47. New Straits Times Online. (2017, March 4). Sg Semenyih pollution crisis: Tests reveal presence of poison. http://www.nst.com.my/news/2016/10/183918/sg-semenyih-pollution-crisis-tests-reveal-presence-poison
  48. North, D. C. (1990). Institutions, institutional change and economic performance. New York: Cambridge University Press.CrossRefGoogle Scholar
  49. Ostrom, E. (1990). Governing the commons: The evolution of institutions for collective action. Cambridge, UK: Cambridge University Press.CrossRefGoogle Scholar
  50. Ostrom, E. (1992). Crafting institutions for self-governing irrigation systems. Office of Water Conservation, Panoche Water and Drainage District, Calif. (USA), Water Management Research Laboratory (USA), California, USA.Google Scholar
  51. Ostrom, E. (2005). Understanding institutional diversity. Princeton University Press. http://press.princeton.edu/chapters/s8085.pdf
  52. Ostrom, E. (2007). A diagnostic approach for going beyond panaceas. Proceedings of the National Academy of Sciences, 104, 15181–15187.CrossRefGoogle Scholar
  53. Ostrom, E. (2010). Beyond markets and states: Polycentric governance of complex economic systems. American Economic Review, 100, 641–672.CrossRefGoogle Scholar
  54. Ostrom, E. (2014). A polycentric approach for coping with climate change. Annals of Economics and Finance, 15, 97–134.Google Scholar
  55. Ostrom, E., Gardner, R., & Walker, J. (1994). Rules, games and common-pool resources. Ann Arbor, MI: University of Michigan Press.CrossRefGoogle Scholar
  56. Ostrom, V., & Ostrom, E. (1977). Public goods and public choices. In E. S. Savas (Ed.), Alternatives for delivering public services: Towards improved performances (pp. 7–49). Boulder, CO: Westview Press.Google Scholar
  57. Ostrom, V., Tiebout, C. M., & Warren, R. (1961). The organisation of government in metropolitan areas: A theoretical inquiry. American Political Science Review, 55, 831–842.CrossRefGoogle Scholar
  58. Othman, J. (2008, February 23). Agricultural development, food security and sustainability issues in Malaysia. Proceedings of the symposium on the emerging ecological risks and food security in Asia. Japan, Yokohama National University.Google Scholar
  59. Poon, W. C., & Herath, G. (2012). Institutional issues in the provision of water and sanitation services in Malaysia. In G. Herath (Ed.), Institutional aspects of water management: Evaluating the experience (pp. 193–214). New York: Nova Science Publishers.Google Scholar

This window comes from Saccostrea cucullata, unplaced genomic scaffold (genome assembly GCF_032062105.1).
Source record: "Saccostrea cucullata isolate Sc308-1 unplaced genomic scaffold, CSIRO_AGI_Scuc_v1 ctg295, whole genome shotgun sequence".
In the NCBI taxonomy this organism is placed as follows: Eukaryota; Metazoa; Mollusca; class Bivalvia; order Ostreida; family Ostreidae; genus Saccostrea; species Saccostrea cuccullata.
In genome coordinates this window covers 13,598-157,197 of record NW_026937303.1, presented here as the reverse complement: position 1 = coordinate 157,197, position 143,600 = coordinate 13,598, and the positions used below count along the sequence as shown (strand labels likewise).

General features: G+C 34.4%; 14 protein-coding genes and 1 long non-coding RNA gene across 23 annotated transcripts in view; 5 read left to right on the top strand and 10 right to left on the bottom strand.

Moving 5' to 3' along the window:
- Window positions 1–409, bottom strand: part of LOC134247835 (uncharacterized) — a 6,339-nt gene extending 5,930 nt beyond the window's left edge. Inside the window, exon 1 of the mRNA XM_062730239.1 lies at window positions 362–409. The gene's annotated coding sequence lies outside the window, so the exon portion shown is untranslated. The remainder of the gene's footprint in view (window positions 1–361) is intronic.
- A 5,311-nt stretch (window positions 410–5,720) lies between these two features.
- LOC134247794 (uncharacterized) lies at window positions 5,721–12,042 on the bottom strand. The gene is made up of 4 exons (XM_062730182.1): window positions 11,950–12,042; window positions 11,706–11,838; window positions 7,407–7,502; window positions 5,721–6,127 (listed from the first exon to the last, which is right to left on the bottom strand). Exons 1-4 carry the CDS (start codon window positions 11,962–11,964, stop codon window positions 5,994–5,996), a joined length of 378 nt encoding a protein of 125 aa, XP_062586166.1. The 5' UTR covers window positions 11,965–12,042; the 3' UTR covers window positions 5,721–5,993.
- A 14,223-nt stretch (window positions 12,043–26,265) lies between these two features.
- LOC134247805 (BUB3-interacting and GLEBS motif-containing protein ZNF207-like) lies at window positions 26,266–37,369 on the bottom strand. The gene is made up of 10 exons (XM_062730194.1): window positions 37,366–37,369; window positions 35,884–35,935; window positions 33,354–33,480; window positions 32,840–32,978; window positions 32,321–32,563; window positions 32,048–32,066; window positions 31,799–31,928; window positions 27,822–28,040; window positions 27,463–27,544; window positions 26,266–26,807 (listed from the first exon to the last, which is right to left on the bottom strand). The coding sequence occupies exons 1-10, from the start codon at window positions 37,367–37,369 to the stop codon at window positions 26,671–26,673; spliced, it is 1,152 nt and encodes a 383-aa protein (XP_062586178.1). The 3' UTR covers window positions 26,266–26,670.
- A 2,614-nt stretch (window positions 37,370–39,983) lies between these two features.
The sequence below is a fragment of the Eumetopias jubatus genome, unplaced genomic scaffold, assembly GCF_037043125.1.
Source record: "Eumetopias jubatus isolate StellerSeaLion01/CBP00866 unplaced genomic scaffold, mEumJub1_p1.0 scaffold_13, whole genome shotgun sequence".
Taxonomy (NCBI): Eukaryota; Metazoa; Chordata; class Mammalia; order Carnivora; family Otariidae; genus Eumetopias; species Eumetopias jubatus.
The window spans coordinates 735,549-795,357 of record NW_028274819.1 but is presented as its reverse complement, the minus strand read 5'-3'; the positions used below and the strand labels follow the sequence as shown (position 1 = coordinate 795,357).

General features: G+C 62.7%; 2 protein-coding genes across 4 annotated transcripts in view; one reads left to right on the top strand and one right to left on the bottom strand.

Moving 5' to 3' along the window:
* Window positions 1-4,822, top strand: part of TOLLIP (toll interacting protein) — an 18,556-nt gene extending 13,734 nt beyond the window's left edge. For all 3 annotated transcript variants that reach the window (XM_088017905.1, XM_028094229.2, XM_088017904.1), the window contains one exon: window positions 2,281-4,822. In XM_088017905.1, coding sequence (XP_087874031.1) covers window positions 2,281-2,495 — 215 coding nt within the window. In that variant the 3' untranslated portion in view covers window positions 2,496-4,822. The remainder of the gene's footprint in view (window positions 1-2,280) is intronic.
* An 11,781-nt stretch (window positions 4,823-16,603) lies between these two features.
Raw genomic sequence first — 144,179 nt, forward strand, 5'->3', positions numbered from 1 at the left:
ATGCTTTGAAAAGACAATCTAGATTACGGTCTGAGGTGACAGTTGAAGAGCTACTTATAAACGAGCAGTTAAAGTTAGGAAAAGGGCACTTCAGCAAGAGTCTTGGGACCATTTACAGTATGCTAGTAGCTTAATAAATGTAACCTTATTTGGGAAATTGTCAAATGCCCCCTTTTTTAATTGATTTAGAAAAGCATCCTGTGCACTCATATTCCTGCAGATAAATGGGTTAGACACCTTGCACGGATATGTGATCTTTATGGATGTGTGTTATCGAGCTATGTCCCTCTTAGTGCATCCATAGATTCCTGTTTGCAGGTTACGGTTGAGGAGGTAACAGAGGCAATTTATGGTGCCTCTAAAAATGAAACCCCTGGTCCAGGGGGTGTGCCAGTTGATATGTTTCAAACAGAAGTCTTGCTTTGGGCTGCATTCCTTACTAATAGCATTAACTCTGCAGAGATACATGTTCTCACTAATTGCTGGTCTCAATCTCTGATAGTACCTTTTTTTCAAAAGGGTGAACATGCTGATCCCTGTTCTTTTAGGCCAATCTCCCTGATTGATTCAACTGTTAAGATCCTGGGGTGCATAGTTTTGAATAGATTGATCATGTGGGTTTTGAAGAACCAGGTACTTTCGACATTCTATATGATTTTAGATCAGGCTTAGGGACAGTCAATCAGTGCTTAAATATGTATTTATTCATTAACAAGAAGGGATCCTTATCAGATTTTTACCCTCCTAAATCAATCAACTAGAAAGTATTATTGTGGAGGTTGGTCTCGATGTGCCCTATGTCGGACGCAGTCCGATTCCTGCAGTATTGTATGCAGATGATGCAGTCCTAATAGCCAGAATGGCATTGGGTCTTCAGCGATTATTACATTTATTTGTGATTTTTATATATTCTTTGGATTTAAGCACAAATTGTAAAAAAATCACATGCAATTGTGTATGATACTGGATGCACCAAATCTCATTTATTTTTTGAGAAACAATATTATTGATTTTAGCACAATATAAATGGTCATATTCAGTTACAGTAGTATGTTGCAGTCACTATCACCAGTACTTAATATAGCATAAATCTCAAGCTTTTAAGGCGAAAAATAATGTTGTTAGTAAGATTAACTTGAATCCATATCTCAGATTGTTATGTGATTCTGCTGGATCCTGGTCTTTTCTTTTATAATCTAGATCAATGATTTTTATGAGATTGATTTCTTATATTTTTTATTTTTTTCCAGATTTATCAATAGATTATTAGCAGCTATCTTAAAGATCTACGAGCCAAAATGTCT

60. Poon, W. C., Herath, G., Sarker, A., Masuda, T., & Kada, R. (2016). River and fish pollution in Malaysia: An ergonomics perspective. Applied Ergonomics, 57, 80–93.CrossRefGoogle Scholar
  61. Population Reference Bureau. (2017). World population data sheet: With a special focus on youth. http://www.prb.org/pdf17/2017_World_Population.pdf
  62. Radjiyev, A., Qiu, H., Xiong, S., & Nam, K. (2015). Ergonomics and sustainable development in the past two decades (1992–2011): Research trends and how ergonomics can contribute to sustainable development. Applied Ergonomics, 46, 67–75.CrossRefGoogle Scholar
  63. Romiszowski, A. J. (2016). Designing instructional systems: Decision making in course planning and curriculum design. New York: Routledge.Google Scholar
  64. Sany, S. B. T., Salleh, A., Rezayi, M., Saadati, N., Narimany, L., & Tehrani, G. M. (2013). Distribution and contamination of heavy metal in the coastal sediments of Port Klang, Selangor, Malaysia. Water, Air, & Soil Pollution, 224, 1–18.Google Scholar
  65. Sany, S. B. T., Salleh, A., Sulaiman, A. H., Sasekumar, A., Rezayi, M., & Tehrani, G. M. (2013). Heavy metal contamination in water and sediment of the Port Klang coastal area, Selangor, Malaysia. Environmental Earth Sciences, 69, 2013–2025.CrossRefGoogle Scholar
  66. Sarker, A., Ross, H., & Shrestha, K. K. (2008). A common-pool resource approach for water quality management: An Australian case study. Ecological Economics, 68(1), 461–471.CrossRefGoogle Scholar
  67. Seckler, D. (1996). The new era of water resources management: From dry to wet water savings. International Water Management Institute (IWMI), Research report no. 1, International Irrigation Management Institute, Colombo, Sri Lanka. https://core.ac.uk/download/pdf/6405320.pdf
  68. Smith, A. H., Lingas, E. O., & Rahman, M. (2000). Contamination of drinking-water by arsenic in Bangladesh: A public health emergency. Bulletin of the World Health Organisation, 78(9), 1093–1103.Google Scholar
  69. Söderbaum, P. (2011). Sustainability economics as a contested concept. Ecological Economics, 70, 1019–1020.CrossRefGoogle Scholar